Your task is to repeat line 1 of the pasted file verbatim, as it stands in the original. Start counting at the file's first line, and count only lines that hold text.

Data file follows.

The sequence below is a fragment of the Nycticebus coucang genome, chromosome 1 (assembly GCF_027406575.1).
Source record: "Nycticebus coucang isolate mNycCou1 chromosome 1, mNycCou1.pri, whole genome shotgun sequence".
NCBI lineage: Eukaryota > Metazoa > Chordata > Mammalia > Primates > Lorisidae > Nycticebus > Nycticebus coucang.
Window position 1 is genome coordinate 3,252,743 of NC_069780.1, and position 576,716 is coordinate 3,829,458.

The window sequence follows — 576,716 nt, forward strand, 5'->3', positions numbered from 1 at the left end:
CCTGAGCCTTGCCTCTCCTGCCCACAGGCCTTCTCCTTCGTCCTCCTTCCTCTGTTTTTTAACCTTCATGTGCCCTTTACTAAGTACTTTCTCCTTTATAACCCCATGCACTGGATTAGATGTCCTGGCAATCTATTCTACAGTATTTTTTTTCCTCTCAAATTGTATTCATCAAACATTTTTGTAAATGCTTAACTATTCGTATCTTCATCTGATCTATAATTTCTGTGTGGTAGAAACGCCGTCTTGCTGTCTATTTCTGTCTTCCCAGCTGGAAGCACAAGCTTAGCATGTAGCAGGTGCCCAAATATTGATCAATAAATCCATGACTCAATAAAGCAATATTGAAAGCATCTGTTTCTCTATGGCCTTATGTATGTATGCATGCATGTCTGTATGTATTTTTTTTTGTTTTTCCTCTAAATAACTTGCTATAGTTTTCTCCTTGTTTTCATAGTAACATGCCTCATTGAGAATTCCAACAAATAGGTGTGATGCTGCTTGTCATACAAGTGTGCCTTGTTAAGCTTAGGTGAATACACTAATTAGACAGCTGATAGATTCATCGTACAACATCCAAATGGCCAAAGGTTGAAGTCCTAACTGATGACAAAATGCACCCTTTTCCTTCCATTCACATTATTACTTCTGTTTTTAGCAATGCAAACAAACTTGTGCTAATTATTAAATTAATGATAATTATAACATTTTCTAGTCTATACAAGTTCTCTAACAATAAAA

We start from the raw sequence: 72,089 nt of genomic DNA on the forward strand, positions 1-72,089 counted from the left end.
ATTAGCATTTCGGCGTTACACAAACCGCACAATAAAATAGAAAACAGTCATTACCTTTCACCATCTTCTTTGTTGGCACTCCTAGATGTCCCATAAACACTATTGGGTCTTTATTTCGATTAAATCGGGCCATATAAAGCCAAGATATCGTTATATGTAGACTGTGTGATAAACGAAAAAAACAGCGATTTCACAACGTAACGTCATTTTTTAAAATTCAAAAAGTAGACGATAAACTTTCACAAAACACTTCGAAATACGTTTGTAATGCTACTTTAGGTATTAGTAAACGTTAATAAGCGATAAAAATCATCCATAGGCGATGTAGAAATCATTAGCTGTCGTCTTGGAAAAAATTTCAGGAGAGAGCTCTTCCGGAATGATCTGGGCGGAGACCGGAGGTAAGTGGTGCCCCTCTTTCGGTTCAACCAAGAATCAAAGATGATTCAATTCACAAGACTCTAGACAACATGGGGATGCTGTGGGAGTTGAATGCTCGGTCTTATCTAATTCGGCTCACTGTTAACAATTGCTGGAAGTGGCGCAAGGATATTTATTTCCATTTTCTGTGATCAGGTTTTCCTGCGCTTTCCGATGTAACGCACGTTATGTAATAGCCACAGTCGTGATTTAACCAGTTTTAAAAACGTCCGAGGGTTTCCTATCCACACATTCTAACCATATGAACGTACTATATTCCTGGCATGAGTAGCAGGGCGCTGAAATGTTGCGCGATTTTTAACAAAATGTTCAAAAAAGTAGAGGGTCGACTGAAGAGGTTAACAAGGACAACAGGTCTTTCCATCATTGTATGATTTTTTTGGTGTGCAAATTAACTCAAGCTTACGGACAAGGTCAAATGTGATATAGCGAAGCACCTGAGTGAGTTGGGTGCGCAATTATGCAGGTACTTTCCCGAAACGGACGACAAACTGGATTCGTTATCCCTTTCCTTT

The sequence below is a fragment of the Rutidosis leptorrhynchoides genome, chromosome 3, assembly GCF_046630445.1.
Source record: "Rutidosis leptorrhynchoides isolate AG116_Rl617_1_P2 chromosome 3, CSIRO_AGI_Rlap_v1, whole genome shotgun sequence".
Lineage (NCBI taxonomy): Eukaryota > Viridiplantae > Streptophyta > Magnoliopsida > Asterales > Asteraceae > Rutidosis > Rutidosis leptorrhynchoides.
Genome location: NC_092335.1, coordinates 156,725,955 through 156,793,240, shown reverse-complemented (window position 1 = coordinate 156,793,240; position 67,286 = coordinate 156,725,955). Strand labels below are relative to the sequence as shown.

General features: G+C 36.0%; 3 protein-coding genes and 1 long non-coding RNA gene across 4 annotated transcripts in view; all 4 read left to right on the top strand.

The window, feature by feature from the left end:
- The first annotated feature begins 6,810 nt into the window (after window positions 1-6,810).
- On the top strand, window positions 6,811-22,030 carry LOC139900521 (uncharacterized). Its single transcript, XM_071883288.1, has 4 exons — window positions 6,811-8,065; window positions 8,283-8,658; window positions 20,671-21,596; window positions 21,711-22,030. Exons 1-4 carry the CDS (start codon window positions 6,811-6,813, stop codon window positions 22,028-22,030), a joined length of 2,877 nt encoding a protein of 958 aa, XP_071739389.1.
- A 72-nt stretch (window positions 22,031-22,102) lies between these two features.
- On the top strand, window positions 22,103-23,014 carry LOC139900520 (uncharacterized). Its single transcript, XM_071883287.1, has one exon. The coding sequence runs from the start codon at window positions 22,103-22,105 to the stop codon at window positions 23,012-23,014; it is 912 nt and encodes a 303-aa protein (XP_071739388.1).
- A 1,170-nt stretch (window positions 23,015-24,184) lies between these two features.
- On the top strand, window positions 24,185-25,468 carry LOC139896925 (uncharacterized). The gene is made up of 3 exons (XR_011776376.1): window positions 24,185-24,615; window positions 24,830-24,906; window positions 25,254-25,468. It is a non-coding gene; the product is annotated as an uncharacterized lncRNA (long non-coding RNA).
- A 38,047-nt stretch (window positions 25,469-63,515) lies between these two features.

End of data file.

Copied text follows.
The sequence below is a fragment of the Nycticebus coucang genome, chromosome 1 (assembly GCF_027406575.1).